This is a core question. Might sound stupid or you might even ask yourself why I would blog this. But seriously, we need to take a look at the Operating System our code is running on. Windows? Mac OS? iOS? Linux, etc. But beyond that, what is core and what is “cruft” in the OS?
I think Microsoft got a hard lesson some years ago from the DoJ on what can or can’t be included in the OS from a monopolistic perspective. But even then, Apple adds things to their OS and bundles them, etc. So what am I getting at?
If you develop native apps (more so for OS X or Windows, not the Mobile OS’s) then you are going to run into compatibility problems. Hardware, software, OS level stuff. DLL Hell, the whole bit.
As a developer or even “product” you can only do so much, you have to mostly code for the “happy path” – and give some documentation and direction to your users. ex:
– This software only works with .NET 4.0
– This software only works on Windows XP SP3 and Windows 7
– You must have a sound card to make use of the features of this software
– You must have an internet connection to make use of this software
– This software only runs on versions SQL Server 2008 R2
– Running an anti-virus package or malware detector on the files the program reads and writes to constantly is going to slow performance.
– Port xxxxx must be open for external devices to connect
You get the idea. You can code some checks into your setup/installer or program on start up of the exe, but beyond that, you have to leave some things to the user. You can’t ever think of every scenario.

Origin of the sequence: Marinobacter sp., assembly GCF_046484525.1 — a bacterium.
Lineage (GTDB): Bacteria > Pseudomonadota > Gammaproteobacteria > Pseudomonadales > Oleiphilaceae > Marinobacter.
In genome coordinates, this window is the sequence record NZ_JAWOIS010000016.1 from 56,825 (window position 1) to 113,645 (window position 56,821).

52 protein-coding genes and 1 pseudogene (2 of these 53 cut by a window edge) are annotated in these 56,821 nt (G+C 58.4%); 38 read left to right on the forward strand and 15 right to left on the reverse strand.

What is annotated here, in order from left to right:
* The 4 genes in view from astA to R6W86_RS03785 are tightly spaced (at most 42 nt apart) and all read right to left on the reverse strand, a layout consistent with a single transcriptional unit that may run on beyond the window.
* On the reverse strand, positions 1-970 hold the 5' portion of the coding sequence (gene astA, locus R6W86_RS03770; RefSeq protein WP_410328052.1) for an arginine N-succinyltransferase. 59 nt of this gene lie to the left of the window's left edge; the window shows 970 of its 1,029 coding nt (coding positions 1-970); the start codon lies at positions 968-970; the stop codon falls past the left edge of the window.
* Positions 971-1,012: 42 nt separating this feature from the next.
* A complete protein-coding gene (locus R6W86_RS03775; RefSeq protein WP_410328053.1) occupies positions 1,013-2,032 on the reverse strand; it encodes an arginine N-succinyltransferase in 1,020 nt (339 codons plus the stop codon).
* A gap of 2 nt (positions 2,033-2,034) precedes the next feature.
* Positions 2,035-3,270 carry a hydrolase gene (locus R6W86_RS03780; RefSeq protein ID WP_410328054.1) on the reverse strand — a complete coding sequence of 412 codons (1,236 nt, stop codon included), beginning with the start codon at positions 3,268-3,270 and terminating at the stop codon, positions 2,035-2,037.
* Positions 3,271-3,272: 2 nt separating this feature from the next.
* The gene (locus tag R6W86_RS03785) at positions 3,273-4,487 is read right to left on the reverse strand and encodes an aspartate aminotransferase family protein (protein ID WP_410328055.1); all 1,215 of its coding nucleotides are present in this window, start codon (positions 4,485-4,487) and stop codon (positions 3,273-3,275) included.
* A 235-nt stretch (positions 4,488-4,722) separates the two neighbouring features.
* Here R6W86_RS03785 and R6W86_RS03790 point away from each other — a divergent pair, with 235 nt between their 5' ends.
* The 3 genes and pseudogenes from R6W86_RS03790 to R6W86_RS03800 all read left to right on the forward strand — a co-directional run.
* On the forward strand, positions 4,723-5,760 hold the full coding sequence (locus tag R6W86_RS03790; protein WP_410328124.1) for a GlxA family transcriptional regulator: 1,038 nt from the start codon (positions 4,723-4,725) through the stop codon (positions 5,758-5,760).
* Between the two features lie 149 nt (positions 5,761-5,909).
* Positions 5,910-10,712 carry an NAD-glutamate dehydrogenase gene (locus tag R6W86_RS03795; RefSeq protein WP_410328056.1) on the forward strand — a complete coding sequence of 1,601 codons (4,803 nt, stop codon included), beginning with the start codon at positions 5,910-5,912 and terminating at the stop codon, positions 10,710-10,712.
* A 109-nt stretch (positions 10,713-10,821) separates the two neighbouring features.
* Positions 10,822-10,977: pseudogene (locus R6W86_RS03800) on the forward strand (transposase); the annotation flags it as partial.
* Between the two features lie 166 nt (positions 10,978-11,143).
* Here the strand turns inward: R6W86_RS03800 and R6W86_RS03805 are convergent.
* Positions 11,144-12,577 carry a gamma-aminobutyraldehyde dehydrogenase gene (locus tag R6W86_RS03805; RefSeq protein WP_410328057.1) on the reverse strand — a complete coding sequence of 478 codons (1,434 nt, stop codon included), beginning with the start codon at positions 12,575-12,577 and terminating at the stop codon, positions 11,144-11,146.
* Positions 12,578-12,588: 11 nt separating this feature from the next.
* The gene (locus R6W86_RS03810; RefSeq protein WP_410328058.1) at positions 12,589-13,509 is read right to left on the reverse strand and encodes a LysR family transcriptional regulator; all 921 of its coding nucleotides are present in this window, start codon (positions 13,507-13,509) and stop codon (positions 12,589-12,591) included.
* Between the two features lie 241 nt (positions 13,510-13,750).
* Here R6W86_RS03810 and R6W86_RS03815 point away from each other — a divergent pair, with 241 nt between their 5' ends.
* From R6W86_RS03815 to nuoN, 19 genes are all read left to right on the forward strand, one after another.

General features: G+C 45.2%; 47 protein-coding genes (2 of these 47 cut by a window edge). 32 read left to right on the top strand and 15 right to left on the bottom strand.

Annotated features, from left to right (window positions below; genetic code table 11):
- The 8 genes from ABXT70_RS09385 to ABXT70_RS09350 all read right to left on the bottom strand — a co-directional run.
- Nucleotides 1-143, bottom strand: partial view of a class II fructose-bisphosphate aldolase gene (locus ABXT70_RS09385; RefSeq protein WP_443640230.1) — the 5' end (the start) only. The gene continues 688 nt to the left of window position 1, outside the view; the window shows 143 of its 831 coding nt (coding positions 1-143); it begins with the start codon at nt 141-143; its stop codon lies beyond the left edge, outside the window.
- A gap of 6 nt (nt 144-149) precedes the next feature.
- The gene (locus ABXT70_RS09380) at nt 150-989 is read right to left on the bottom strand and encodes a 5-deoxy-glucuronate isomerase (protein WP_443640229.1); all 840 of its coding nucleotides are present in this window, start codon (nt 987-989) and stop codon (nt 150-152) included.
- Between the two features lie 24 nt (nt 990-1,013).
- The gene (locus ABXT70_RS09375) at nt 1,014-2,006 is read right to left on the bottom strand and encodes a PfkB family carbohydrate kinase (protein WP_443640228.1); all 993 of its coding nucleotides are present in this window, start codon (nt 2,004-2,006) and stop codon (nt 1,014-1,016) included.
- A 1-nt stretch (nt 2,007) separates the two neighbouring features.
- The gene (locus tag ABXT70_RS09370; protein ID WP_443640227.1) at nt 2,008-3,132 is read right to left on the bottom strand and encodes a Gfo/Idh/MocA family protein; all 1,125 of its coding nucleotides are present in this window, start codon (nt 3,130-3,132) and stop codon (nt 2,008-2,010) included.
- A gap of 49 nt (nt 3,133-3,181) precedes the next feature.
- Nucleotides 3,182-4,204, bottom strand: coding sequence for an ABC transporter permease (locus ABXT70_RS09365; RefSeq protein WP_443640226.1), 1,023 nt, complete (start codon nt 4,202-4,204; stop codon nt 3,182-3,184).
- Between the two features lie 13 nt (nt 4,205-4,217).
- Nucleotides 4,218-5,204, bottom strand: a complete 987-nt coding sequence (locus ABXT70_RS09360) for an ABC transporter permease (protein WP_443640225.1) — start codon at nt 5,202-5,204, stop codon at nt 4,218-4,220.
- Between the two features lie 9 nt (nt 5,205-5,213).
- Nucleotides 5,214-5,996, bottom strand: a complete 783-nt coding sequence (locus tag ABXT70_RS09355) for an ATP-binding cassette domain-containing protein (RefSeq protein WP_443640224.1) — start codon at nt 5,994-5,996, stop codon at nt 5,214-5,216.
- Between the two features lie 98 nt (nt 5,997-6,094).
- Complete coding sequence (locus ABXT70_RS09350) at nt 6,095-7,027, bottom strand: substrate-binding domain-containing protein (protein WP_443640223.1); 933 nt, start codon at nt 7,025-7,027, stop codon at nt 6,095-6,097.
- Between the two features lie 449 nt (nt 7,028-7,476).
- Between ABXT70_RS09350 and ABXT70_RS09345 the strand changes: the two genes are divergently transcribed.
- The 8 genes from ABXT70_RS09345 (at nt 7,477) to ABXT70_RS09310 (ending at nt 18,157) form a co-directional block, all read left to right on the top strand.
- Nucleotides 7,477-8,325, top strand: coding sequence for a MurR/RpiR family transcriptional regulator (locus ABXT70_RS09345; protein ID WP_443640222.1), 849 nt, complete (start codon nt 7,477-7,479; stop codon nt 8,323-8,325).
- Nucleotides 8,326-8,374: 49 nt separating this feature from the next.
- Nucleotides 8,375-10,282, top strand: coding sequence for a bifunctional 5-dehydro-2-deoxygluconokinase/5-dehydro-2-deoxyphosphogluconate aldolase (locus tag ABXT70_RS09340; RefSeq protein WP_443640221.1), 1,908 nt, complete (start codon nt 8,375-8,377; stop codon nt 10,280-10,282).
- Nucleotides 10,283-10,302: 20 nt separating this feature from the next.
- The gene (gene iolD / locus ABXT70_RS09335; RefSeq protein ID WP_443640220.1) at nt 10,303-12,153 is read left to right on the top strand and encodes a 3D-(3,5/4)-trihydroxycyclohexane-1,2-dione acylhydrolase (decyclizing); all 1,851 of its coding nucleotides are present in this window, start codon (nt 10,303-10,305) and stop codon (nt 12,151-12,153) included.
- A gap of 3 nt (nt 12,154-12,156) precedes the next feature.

If some other program (albeit even an add on you can download after installing your OS from the vendor of the OS) is going to conflict with your program, then the user has to decide which program they want to use or come up with some compromise.
From a Microsoft Windows point of view, the OS is what you get from Microsoft. Not what you get from Dell or HP or whatever. No, Adobe Flash isn’t part of the OS. Either is Windows Live Messenger or Windows Live Photo Gallery or any add on you download later. Hell even .NET wasn’t part of the OS until Vista/7.
When developing your applications, focus on what is going to give your users more functional and business value rather than coding for things you have no control over. Leave it to support and documentation to handle the infinite unknown scenarios.
Code for a fresh Operating System, and supported patches as they come out. You might have a few RARE scenarios you code around but I would suggest against it. The user’s and other programs that might screw up your users OS’s, you can’t do anything about either.
After all that, it is more clear why Apple’s iOS is appealing, sandboxed applications make more sense. You worry about your stuff and I worry about mine type of deal. Less room for support nightmares because of misconfigured operating systems. I wonder if Microsoft will ever “get there”, but I don’t see it anytime soon.